May 28 2009

Globalization and Its Discontents

by at 10:09 am under Uncategorized

Stiglitz’s criticism of the IMF seems focused on how developed nation’s values, motivations, and desired outcomes are imposed on the plights of developing countries in efforts to realize a mythical “developed” status.  He accuses the IMF being arbitrary in the way it applies its loan requirements, ignorant of the plight of the impoverished that live beyond the bounds of the region’s primate city, and worst of all, beholden to the interests of the developed world rather than acting as an advocate for the well-being of the world’s poor.  It’s a bleak look at the institutional apparatus that provides the developed world’s most salient efforts at managing a global economic environment.  He focuses his recommendations on: definition, determination and direction.

Stiglitz identifies problems at the very beginning of the development process, particularly in the way that problems are defined and modeled.  For example, he writes about how current development issues in South America were treated similarly to the development issues confronting the Soviet states following the dissolution of the USSR.  Instead, he’d prefer to see problems defined locally, according to culturally pertinent desires and local experience.  He’d also like to see more self-determination and self-direction in the way issues are resolved that would account for unpredictable regional and global issues as well as the needs of the country in question.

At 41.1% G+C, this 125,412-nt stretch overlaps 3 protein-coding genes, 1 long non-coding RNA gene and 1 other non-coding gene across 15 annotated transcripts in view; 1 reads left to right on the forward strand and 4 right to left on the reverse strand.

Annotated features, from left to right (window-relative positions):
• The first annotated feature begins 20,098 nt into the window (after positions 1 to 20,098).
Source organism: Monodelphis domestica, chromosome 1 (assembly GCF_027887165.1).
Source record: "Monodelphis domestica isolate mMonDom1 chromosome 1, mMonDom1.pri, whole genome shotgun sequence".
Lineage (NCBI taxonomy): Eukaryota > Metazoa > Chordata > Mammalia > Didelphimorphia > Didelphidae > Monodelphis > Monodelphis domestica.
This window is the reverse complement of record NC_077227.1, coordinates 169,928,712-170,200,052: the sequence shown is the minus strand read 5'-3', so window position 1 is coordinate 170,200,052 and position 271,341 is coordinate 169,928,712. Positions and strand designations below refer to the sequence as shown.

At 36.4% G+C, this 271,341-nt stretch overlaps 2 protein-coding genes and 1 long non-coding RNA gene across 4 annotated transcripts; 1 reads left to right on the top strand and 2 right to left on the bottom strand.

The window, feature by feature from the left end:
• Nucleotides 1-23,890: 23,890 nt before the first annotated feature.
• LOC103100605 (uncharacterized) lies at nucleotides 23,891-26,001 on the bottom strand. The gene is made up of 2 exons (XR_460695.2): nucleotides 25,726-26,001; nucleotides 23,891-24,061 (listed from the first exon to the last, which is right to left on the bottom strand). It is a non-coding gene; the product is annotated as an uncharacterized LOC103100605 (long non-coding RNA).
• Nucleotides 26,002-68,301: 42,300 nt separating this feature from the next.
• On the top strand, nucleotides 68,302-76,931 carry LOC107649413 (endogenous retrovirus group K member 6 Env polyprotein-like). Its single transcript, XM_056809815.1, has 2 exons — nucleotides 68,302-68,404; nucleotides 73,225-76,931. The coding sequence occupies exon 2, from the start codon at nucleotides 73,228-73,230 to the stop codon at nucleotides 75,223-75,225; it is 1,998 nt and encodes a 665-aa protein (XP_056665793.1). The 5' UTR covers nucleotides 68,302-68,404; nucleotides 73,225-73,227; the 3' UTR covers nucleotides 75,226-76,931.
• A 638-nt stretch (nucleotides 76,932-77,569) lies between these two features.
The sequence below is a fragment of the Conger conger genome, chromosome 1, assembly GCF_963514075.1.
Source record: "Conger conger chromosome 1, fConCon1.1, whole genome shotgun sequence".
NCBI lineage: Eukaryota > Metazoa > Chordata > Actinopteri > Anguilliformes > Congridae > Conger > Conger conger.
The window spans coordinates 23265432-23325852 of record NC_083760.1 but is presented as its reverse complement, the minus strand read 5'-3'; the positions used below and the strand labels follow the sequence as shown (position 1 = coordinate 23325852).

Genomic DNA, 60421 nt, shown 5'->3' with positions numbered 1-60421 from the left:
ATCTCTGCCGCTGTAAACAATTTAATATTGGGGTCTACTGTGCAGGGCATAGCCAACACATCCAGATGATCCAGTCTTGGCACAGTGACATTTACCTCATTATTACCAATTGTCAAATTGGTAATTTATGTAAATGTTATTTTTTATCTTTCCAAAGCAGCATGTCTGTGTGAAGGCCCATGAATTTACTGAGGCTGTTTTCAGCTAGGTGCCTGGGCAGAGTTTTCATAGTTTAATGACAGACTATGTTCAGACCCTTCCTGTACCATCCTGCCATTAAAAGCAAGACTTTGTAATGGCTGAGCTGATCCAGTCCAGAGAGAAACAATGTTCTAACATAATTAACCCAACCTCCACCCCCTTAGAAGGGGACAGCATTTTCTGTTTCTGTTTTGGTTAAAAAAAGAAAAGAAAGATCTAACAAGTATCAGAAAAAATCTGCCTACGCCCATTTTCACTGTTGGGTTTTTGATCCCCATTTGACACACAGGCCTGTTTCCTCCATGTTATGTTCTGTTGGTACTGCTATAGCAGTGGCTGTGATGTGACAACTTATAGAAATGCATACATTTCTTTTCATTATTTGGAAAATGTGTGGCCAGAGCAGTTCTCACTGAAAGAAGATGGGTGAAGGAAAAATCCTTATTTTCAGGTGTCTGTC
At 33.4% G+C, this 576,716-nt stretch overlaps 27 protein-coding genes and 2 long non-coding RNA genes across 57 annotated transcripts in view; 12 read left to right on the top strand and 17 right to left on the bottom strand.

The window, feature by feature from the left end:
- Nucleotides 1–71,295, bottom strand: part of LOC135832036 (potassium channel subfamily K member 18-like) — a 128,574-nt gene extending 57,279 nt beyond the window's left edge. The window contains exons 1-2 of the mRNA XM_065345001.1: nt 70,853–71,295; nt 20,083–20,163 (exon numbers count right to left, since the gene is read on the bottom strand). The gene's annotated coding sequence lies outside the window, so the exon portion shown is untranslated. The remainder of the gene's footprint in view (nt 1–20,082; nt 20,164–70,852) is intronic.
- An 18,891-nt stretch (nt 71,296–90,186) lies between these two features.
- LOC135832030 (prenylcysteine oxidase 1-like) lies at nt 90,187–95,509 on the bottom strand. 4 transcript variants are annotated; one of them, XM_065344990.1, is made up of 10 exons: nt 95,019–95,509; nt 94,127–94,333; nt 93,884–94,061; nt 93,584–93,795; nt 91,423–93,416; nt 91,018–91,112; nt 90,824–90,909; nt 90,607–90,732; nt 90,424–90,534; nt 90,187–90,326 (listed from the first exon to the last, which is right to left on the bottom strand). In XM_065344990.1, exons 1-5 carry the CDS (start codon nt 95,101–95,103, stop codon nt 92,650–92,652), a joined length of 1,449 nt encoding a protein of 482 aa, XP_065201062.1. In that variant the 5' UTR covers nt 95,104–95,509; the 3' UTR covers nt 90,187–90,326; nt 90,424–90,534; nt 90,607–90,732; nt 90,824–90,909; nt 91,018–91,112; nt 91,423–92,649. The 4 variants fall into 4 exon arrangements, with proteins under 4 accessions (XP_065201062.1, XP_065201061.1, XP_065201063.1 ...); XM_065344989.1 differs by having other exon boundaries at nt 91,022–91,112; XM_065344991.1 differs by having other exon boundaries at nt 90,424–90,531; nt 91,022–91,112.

To me, it seems like more than an indictment of the IMF or of problems with the globe’s governing institutions, Stiglitz is criticizing the way that the developed countries project their own values and goals on the economic well-being of the developing world.  The social networks and decision making processes endemic to the governing institutions are crowded with the interests of the developed: the pharmaceuticals, the banks, the agricultural networks.  The very institutions are simply a method of conveying and imposing the values and proscriptions of the developed world into the lives of the impoverished.

Economic measurements might describe a great deal about the health of a developing country’s market, and might assist in identifying the most appropriate actions to rectify current and future problems.  Those very measurements are, however, tools used to hide the embedded values and motivations the developed world uses to justify is own philanthropy.

Questions for the future: what about the Gates Foundation, and how does their model of research and implementation differ from the IMF, World bank, or WTO’s?  Can we describe the relationships between the players that make up the 19th St.’s power base as part of and influencing a social network?  If so, can we describe the developing nations as part of and influencing a social network, or are they completely disenfranchised of agency within this current paradigm?

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